Self-defense is a fundamental right and a legal justification for using reasonable force to protect oneself from immediate danger. To qualify as self-defense, certain criteria must be met, including having a reasonable belief of immediate harm or death, a belief that the use of force is necessary to prevent such harm, and using a reasonable and proportionate amount of force to stop the threat. Israel’s response to the attack by Hamas on October 7th does not meet these criteria. It is important to note that self-defense does not justify preemptive action against future attacks, only those that are imminent.
Any response by the Israeli military on October 7th, while the attack was ongoing, with the purpose of preventing further imminent attacks, would be considered reasonable and a form of self-defense as it aimed to prevent immediate harm or death. The intensity and continuity of Israel’s response and the excessive loss of civilian life in the last two months were not necessary or proportionate.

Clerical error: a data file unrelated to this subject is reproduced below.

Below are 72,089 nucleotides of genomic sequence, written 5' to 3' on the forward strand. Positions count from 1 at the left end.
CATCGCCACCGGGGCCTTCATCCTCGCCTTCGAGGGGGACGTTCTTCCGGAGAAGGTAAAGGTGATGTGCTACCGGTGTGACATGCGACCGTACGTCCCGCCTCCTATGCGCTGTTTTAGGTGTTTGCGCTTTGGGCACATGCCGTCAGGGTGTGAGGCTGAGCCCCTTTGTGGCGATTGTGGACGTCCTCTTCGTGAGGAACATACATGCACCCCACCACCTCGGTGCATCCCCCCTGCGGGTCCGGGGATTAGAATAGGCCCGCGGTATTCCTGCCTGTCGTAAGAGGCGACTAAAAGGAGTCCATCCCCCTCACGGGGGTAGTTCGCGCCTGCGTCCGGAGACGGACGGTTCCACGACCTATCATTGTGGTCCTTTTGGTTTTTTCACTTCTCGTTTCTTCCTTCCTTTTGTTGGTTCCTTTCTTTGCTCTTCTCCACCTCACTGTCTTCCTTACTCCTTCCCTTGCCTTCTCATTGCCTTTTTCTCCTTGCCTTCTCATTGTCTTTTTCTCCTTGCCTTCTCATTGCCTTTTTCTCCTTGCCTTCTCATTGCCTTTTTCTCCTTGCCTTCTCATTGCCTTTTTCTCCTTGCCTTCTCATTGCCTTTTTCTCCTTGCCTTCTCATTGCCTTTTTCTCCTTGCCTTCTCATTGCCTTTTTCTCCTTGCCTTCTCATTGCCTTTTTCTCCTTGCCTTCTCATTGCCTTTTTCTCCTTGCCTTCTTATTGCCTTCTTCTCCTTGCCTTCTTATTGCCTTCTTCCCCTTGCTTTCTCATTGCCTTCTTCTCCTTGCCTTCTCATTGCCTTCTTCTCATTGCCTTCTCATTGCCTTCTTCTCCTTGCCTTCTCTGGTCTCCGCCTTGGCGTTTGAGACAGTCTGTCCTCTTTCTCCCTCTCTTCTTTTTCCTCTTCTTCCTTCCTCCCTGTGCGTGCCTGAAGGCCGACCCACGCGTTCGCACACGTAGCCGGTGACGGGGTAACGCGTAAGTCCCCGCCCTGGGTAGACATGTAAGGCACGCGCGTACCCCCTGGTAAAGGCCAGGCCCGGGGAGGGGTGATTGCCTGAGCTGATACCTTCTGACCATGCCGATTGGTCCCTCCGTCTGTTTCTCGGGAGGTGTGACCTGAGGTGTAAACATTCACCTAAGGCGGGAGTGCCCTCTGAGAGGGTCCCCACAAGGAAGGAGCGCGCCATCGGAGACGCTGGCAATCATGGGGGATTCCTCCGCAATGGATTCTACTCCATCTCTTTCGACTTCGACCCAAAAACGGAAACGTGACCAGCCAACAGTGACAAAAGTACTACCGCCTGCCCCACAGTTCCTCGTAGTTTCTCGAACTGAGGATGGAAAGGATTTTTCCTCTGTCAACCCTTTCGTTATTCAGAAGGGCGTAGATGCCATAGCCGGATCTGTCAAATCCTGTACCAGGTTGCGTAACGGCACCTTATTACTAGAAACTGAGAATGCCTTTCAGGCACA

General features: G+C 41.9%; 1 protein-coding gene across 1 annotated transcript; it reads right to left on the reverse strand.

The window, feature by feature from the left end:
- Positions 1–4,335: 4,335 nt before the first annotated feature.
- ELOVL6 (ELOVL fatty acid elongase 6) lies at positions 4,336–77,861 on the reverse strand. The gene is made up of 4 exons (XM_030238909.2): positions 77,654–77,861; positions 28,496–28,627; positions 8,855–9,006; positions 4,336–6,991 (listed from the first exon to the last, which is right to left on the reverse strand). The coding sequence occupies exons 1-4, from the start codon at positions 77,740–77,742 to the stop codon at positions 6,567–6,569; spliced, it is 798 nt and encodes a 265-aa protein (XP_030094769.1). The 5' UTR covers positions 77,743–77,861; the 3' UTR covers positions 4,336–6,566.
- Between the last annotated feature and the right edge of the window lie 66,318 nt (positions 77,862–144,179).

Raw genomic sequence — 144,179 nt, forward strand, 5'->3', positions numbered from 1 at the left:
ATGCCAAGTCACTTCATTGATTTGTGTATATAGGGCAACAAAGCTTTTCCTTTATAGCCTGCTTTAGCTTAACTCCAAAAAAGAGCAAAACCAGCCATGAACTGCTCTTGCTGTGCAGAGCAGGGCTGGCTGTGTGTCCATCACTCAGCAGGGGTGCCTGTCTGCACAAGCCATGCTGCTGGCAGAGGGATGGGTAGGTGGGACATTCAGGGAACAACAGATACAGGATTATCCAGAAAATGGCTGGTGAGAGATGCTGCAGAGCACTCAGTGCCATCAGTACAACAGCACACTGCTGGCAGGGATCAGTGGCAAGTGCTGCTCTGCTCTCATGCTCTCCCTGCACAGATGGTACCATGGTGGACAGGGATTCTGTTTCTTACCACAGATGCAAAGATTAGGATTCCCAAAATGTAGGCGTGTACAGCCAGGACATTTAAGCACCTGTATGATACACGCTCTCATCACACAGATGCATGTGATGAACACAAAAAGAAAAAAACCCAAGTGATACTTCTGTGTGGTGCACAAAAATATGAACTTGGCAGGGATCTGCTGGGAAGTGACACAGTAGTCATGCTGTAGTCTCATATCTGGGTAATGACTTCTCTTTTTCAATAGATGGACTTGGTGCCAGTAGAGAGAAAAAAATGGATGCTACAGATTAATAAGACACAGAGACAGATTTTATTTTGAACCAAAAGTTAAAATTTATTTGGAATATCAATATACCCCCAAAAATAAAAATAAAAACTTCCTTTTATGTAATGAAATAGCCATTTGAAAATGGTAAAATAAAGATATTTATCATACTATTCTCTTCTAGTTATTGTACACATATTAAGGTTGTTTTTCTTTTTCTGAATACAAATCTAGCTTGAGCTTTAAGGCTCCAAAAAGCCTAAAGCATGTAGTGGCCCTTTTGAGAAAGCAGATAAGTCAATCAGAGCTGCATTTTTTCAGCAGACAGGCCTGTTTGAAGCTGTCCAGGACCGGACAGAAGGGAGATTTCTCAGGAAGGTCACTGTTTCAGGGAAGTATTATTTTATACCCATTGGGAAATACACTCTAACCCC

Following the attack, Prime Minister Netanyahu made a reference to the Bible, alluding to the phrase “Go, attack the Amalekites…” which evokes the order to kill not only man but also women and children of the biblical enemy of the Jewish people. Netanyahu promised to destroy all Hamas hideouts in Gaza and urged residents of the besieged enclave to evacuate, indicating an intention to use force unrelated to stopping an imminent threat. Israeli President Isaac Herzog stated that he does not believe there are innocent civilians in Gaza, while Defense Minister Yoav Gallant vowed to “eliminate everything” there. Some members of the Knesset have called for “a second Nakba” and for Gaza to be destroyed.
Self-defense cannot be used to justify revenge or retribution. Israel’s ongoing conflict and assault on the people of Gaza and the destruction of the Gaza strip cannot be justified as self-defense. It represents an unprecedented and significant escalation of the conflict and may be considered a crime against humanity.